Land use and development in areas that experience seasonal or periodic flooding is complicated. Responsibilities in the event of a flood that causes property and land damage are spread out among local, state, and federal government agencies. Climate change and population growth predictions suggest increased episodes of flooding and drought are likely to continue and increased pressure for development is going to take place in Texas floodplains.
Local governments are responsible for land use and development plans, including publishing building codes and issuing building permits and inspections. The state is responsible for providing technical assistance, monitoring community programs, and coordinating between local communities and the federal National Flood Insurance Program, a part of FEMA.
The National Flood Insurance Program is designed as an alternate to disaster relief and assistance in the event of a flood. The program is designed to offset some of the costs of clean up and repair of land and property damage in the event of a flood. Disaster relief and clean-up costs are shared between individuals, the local community, state organizations, and the federal government.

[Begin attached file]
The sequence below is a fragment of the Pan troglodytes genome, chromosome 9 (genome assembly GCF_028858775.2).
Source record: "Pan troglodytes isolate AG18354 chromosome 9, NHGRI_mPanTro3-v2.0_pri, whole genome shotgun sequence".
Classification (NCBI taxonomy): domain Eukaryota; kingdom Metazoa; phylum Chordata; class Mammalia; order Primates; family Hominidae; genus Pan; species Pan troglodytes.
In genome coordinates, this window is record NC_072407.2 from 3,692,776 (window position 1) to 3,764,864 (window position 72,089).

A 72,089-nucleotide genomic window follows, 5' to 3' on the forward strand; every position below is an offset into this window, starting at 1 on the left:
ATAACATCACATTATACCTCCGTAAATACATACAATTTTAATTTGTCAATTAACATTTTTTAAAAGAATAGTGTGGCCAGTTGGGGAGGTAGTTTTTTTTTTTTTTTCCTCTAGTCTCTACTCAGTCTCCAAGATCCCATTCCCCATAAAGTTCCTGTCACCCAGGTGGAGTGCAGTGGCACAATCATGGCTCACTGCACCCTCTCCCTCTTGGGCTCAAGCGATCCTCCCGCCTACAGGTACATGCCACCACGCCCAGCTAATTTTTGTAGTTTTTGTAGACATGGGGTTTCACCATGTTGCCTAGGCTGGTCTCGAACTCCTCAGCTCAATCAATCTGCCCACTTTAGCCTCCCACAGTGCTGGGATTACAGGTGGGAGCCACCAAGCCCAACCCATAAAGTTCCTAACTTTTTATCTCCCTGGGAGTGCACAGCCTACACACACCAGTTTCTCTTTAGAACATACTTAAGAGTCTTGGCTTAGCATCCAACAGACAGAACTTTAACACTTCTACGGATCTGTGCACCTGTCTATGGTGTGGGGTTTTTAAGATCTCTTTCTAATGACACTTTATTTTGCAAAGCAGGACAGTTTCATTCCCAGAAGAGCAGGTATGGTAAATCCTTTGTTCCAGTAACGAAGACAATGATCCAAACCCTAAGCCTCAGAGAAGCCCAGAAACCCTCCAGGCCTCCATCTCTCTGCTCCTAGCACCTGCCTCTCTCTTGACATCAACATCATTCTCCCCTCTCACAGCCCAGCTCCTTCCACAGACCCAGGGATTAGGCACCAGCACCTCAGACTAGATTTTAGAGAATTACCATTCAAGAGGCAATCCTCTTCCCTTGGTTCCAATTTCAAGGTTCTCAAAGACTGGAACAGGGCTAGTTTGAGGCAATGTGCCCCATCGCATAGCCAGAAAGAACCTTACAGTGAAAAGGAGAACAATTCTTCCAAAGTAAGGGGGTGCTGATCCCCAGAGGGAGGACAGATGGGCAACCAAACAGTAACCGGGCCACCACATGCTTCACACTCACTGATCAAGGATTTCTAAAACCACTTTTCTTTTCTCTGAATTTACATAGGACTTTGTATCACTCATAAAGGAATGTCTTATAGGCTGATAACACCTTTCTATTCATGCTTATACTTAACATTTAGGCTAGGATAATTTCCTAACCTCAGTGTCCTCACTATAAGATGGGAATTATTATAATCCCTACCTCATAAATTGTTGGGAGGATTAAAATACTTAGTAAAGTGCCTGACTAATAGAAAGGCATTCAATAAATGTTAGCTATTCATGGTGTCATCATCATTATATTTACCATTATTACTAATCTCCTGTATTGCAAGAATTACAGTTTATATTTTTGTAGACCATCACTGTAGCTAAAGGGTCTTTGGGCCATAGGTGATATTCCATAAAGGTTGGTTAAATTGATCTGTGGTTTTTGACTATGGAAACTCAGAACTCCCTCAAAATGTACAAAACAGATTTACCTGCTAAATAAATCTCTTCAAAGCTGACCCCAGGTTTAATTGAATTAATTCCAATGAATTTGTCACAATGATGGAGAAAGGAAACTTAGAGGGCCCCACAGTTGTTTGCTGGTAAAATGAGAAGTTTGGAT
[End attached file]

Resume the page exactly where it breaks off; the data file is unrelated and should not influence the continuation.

Land use planning is becoming more complicated as the effects of climate change bring increases in both drought and incidences of flooding. Historical data on flooding may no longer give community planners adequate information for land use planning. Several community organizations, such as the Cyprus Creek Flood Control Coalition, and research arms of the state universities, are working to help municipalities enact building codes and land use plans that reflect current science.
Another complication for land use planners is population predictions. The areas of greatest anticipated population growth in the next fifteen years are in the Texas floodplains. Residential development is usually associated with loss of wetlands, and wetlands act as a floodplain’s emergency holding tank in the event of flooding. Wetlands are also crucial environments for some native species of nesting and migratory birds, and wetlands are crucial for a healthy fishing and shrimp industry.
Jake Posey noted that a researcher at Texas A&M Agrilife Research division, Professor Jaehak Jeong, has developed a tool called a Soil and Water Assessment Tool, or SWAT. This tool performs hydrological modelling, quantifying the effects of development on water, sediment, and contaminant flows in flood plains. Tools of this type can help local and state land and development planners analyze the effects on Texas floodplains of population growth and climate change, and hopefully prevent the catastrophic effects of flooding.